Putting It Together: Public Goods


The goal of this module was to enable you to explain the similarities and differences between public goods and private goods and understand the role for them in the economy.

You learned how to:

  • Contrast between public and private goods
  • Explain the concept of free riders
  • Define and give examples of positive and negative externalities
  • Analyze the efficacy of government policies to lessen negative externalities and analyze how the government promotes positive externalities
  • Analyze the impact of market-based solutions to negative externalities


We learned that governments can either promote the supply of positive externality goods or inhibit the supply of negative externality goods through regulation or through financial incentives—subsidies on the former and charges on the latter.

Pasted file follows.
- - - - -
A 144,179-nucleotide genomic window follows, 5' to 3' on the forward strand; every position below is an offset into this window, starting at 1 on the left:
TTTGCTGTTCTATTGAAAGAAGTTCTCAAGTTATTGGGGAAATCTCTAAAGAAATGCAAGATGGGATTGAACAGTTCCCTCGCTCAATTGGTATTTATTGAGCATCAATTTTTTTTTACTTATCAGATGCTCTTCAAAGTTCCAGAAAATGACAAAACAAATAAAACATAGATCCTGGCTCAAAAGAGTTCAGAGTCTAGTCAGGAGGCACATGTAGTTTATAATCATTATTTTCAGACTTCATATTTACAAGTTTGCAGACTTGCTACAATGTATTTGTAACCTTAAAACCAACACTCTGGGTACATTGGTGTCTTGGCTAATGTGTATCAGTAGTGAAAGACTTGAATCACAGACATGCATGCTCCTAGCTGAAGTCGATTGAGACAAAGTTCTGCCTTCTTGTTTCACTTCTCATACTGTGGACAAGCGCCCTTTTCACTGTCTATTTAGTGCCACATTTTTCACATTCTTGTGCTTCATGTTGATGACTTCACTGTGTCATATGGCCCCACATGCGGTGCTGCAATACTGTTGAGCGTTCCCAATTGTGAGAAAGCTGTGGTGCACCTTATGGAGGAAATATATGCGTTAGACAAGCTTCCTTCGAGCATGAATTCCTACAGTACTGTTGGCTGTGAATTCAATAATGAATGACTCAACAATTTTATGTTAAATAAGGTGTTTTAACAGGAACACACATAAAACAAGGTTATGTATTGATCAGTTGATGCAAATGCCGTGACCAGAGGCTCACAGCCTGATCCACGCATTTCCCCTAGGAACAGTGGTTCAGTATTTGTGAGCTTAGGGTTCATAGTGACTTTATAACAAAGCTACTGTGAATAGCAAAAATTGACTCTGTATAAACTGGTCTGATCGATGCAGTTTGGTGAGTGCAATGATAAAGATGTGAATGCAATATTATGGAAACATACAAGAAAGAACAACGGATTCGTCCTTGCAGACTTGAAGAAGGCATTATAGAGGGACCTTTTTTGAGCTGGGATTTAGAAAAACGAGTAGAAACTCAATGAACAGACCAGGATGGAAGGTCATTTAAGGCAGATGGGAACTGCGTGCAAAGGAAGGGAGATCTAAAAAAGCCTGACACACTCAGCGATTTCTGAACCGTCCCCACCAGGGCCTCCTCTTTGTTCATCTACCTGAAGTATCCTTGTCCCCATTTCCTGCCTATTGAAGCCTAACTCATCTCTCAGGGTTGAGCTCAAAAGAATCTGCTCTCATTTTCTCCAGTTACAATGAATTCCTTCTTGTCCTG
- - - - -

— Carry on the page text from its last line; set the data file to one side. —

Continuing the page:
Photograph of wide-eyed and eager children on their first day of school, sitting at their desks in a classroom.

Primary School Children by World Bank Photo Collection, CC-BY-NC-ND.

Let’s return to one of the questions from the Why it Matters feature. Why does it make sense for society to pay for public education? It’s because education has external benefits—people at large benefit from having an educated population, even beyond the personal benefits they receive from education. Would you rather have educated or ignorant voters? Imagine the benefits a cancer patient would gain if a publically educated scientist discovered the cure, or even new treatment options, for cancer.